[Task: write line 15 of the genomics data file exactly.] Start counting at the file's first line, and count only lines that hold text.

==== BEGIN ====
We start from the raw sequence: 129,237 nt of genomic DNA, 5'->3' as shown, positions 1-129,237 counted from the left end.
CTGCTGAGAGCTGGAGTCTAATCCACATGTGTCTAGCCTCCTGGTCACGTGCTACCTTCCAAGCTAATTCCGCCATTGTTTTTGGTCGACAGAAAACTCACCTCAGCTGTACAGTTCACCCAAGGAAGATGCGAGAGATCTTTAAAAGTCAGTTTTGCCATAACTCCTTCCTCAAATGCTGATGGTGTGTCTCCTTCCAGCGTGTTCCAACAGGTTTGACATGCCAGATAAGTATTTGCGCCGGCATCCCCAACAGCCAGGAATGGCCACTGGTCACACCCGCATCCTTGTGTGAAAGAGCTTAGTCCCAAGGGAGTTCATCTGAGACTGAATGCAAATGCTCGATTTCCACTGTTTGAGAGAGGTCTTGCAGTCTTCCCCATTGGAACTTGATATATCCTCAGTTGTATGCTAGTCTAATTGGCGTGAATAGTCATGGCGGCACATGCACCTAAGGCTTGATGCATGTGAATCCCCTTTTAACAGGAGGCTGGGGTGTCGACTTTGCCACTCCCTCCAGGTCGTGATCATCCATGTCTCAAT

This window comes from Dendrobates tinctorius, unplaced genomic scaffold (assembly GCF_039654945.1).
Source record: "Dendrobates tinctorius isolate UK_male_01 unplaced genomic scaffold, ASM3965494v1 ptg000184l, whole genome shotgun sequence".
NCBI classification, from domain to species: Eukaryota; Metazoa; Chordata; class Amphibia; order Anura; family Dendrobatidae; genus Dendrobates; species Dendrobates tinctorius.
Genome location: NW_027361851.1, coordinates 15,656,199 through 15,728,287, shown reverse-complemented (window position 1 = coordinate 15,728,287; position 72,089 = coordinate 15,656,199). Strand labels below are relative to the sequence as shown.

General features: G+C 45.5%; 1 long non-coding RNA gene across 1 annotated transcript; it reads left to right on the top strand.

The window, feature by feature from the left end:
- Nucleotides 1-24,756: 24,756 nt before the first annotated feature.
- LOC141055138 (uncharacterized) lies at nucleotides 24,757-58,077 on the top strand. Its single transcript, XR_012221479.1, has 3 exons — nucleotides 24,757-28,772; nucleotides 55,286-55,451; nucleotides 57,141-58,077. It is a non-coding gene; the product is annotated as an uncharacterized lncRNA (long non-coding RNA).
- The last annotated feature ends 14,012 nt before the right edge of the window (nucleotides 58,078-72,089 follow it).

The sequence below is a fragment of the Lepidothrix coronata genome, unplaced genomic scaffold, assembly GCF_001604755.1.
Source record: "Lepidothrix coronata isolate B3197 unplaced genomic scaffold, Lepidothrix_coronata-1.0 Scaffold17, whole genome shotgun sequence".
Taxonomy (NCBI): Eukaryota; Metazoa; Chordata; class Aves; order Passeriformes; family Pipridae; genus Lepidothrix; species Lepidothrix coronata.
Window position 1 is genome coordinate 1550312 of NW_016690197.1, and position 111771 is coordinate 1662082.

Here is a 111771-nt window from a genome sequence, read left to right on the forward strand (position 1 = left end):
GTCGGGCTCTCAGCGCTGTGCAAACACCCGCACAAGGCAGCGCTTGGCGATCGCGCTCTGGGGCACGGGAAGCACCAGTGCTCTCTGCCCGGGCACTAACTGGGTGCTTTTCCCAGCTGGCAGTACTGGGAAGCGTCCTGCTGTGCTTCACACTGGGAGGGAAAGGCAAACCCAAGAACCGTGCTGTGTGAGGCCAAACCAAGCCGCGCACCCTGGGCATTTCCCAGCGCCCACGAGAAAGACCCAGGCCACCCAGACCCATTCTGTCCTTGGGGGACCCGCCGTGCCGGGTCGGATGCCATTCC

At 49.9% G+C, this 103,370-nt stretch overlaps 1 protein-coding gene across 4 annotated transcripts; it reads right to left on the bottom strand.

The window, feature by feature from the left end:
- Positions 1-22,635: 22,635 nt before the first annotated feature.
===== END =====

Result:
Window position 1 is genome coordinate 1550312 of NW_016690197.1, and position 111771 is coordinate 1662082.